Connecting the dots on plastic pollution

A world-leading scientist at the University of Plymouth has welcomed a new report highlighting that the predicted rise in plastic pollution spilling into the environment constitutes a planetary emergency.

Connecting the Dots: Plastic pollution and the planetary emergency was written by Tom Gammage, a BSc (Hons) Marine Biology graduate from 2014 who is now an ocean campaigner with the Environmental Investigation Agency (EIA).

It pulls together recent scientific data on the broad impact of plastics on climate, biodiversity, human health and the environment and warns that only a robust global treaty for plastics can address the problem.

The report also says humankind’s addiction to plastic – and failure to prevent it contaminating the food web – directly undermines human health, drives biodiversity loss, exacerbates climate change and risks generating large-scale harmful environmental changes.

The report has been welcomed by Professor Richard Thompson OBE, Head of the University’s International Marine Litter Research Unit, who said it presents a rounded perspective on the issue of plastic pollution. He said:

“This report reaches a conclusion that like other global environmental challenges, such as the threats to biodiversity and climate change, the underlying cause of the plastics problem is rooted in unsustainable levels of production and consumption. A new global plastics treaty, with a legally binding instrument to address the full lifecycle of plastic, would potentially mirror existing approaches on climate and biodiversity. Such an initiative could considerably help prioritise and focus attention; and has the potential to guide the way to lasting solutions.”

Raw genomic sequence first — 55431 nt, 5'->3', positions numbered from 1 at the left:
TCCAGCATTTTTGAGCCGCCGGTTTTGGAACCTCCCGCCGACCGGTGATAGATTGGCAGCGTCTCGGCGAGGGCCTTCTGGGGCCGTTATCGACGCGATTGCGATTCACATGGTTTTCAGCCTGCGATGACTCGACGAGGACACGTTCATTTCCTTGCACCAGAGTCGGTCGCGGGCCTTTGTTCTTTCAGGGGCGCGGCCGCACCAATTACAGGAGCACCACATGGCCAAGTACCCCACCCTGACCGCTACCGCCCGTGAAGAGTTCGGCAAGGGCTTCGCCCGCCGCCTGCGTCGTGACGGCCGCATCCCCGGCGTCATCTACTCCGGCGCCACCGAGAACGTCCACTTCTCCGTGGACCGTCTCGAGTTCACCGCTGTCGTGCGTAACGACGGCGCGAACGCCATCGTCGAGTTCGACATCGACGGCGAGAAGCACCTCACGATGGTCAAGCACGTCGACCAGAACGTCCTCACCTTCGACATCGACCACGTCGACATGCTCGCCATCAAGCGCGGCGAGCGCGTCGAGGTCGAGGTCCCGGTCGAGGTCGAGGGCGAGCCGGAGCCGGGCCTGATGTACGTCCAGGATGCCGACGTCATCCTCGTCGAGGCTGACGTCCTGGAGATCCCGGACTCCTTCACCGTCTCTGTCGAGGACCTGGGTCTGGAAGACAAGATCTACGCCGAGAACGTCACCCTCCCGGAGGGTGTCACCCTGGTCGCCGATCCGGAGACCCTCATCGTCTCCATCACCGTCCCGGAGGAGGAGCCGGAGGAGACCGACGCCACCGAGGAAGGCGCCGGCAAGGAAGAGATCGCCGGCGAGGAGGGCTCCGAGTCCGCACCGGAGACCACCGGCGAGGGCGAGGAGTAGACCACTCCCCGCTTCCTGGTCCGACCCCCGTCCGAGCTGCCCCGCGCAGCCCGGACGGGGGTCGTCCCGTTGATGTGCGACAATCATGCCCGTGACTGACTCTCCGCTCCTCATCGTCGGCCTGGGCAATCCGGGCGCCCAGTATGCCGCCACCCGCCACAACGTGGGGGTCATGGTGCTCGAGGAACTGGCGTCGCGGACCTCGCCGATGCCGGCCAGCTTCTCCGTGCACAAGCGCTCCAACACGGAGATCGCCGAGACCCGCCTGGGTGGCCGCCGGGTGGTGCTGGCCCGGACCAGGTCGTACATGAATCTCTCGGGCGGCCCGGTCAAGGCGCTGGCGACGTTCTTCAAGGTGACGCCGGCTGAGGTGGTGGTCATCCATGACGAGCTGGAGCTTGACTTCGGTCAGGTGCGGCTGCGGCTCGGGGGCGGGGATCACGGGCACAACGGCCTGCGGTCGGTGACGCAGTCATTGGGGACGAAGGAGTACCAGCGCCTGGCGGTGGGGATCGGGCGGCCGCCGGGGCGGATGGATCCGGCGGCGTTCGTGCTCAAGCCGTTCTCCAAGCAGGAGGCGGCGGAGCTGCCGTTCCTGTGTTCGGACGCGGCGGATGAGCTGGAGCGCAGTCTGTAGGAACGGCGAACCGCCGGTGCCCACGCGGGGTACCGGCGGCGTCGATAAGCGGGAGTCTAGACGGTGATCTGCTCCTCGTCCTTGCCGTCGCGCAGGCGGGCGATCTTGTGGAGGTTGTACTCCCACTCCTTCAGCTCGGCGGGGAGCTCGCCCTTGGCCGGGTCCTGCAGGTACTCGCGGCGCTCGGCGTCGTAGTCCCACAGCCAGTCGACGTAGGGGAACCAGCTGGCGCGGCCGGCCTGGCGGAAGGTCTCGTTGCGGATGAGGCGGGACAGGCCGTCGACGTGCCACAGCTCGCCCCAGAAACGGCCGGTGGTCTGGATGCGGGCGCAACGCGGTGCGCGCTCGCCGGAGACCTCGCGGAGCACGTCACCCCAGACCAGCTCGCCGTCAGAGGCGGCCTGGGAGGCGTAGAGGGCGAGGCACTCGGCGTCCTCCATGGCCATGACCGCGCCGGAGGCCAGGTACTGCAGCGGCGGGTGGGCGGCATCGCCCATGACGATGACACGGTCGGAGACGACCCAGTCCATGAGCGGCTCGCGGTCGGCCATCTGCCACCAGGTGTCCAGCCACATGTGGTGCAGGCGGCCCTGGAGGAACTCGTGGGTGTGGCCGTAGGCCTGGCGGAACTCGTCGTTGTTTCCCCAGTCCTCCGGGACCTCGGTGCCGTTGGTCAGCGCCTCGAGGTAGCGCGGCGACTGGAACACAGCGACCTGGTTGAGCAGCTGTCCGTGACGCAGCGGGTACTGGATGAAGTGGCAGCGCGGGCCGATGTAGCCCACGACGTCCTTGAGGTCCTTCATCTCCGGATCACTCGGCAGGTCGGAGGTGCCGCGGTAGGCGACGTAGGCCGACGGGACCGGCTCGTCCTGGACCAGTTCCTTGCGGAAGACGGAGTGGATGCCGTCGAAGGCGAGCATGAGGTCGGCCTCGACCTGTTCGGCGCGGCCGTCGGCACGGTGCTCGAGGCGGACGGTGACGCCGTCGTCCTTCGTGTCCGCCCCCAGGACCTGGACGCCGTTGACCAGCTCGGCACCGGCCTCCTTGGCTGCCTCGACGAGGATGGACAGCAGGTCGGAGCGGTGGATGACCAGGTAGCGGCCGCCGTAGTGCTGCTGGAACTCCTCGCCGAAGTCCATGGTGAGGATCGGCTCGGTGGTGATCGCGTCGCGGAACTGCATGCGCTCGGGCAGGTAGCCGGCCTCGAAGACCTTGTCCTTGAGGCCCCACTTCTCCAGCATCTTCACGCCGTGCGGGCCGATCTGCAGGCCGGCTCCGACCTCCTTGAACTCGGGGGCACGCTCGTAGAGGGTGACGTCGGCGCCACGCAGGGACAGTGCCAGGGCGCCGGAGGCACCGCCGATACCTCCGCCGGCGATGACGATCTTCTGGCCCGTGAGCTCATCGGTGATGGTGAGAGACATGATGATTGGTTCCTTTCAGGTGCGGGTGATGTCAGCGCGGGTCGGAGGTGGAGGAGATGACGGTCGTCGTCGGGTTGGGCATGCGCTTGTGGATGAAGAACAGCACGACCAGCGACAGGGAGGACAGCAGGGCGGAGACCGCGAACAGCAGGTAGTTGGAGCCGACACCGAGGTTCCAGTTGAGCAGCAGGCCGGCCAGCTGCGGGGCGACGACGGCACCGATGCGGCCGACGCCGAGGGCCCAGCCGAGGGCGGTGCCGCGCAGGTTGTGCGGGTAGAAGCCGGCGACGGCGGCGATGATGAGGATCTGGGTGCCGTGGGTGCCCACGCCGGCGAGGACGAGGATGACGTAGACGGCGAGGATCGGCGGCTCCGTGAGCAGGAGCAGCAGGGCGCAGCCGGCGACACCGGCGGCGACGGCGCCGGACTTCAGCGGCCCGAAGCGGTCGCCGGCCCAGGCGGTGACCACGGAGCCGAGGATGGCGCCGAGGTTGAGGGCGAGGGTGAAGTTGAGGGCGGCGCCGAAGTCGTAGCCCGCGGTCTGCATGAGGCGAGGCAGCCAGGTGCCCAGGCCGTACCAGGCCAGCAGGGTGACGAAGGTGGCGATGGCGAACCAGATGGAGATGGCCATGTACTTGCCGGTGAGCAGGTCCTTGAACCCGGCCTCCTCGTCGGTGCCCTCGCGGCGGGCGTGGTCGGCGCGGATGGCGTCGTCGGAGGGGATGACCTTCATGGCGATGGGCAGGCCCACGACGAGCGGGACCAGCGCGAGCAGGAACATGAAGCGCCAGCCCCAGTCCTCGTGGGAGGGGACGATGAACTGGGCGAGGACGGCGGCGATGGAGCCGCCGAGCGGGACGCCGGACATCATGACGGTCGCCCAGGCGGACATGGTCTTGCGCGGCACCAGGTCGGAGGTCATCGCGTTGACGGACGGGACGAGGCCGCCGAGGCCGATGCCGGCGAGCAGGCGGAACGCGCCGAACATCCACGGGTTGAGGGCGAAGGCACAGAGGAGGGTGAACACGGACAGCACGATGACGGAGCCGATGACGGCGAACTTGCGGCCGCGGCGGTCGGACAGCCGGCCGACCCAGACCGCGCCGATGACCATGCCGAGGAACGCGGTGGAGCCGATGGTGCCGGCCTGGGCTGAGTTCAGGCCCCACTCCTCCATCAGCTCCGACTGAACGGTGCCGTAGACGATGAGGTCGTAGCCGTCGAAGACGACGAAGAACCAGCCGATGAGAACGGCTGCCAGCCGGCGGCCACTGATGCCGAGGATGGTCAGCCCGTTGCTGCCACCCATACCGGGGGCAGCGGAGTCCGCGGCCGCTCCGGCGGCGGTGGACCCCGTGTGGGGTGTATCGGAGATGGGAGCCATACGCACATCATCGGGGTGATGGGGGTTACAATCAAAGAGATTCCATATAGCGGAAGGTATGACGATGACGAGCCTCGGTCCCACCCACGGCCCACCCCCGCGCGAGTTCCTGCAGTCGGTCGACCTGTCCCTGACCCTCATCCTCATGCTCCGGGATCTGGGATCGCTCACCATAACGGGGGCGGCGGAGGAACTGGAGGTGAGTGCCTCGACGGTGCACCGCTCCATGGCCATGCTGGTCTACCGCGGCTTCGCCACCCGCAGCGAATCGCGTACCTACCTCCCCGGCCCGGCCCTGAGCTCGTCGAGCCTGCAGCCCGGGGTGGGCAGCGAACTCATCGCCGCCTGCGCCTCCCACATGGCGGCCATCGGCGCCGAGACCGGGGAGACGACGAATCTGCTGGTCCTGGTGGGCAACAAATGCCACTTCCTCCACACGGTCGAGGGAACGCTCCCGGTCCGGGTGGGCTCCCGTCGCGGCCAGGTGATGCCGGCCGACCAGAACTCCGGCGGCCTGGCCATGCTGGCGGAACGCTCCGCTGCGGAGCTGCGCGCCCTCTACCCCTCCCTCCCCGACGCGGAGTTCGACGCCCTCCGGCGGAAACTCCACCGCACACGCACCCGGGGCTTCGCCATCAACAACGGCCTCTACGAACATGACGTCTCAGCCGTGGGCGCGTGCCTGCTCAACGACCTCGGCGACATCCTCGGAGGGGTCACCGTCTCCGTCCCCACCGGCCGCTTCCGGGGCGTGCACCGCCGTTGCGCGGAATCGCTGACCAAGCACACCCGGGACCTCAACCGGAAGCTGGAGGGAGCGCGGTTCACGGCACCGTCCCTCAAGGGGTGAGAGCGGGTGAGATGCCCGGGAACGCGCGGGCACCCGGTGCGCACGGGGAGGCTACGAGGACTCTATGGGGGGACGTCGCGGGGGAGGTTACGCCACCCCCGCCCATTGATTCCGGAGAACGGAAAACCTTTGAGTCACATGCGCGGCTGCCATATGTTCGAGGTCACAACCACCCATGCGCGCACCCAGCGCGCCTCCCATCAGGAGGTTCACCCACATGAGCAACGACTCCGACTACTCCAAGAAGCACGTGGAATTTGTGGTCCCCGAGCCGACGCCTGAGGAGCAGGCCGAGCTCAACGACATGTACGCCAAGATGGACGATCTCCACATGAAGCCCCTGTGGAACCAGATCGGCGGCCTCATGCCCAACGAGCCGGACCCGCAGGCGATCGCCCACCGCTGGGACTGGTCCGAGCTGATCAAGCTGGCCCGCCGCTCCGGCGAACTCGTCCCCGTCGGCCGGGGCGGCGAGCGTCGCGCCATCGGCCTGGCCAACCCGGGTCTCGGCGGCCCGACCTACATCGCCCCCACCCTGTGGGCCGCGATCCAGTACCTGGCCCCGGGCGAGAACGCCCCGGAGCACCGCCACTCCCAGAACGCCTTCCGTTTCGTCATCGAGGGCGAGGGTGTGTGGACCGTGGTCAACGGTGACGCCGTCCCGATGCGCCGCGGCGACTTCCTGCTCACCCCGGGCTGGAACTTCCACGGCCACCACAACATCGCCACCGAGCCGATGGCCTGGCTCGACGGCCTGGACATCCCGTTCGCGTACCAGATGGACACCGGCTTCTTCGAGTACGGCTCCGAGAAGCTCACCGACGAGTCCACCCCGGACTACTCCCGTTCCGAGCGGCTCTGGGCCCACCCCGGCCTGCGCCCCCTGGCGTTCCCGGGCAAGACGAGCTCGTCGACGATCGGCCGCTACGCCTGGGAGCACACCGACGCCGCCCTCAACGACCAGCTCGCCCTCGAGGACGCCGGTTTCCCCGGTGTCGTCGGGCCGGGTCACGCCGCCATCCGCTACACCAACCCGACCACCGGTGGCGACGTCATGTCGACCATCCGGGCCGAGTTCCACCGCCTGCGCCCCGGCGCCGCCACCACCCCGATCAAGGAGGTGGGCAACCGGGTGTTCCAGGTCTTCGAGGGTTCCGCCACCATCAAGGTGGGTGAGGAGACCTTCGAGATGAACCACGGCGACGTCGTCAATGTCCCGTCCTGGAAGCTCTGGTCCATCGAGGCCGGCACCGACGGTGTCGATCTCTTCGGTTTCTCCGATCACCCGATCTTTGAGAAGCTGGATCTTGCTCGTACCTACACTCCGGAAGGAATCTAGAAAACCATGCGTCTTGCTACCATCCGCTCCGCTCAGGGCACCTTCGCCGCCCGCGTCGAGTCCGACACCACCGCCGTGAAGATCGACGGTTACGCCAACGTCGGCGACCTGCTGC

Connecting the Dots has been released ahead of a major UN Environment Assembly meeting in Nairobi, scheduled to take place later this year, at which it is anticipated every nation’s relationship with plastic will be redefined and decided.

It makes recommendations on how to enforce multidimensional, long-term and collaborative policy which considers plastic pollution as a planetary boundary threat and takes into account its knock-on impacts on other environmental crises.

<p>BSc (Hons) Marine Biology graduate Tom Gammage</p>

BSc (Hons) Marine Biology graduate Tom Gammage

After graduating from the University in 2014, Tom worked in Indonesia, Costa Rica and Madagascar before joining the EIA in 2019. He said:

“The visible nature of plastic pollution has generated huge public concern but the vast majority of plastic pollution impacts are invisible. The damage done by rampant overproduction of virgin plastics and their lifecycle is irreversible. This is a threat to human civilisation and the planet’s basic ability to maintain a habitable environment.”

Read more about Tom's work with the Environmental Investigation Agency

A joined-up approach to plastics

Professor Richard Thompson says: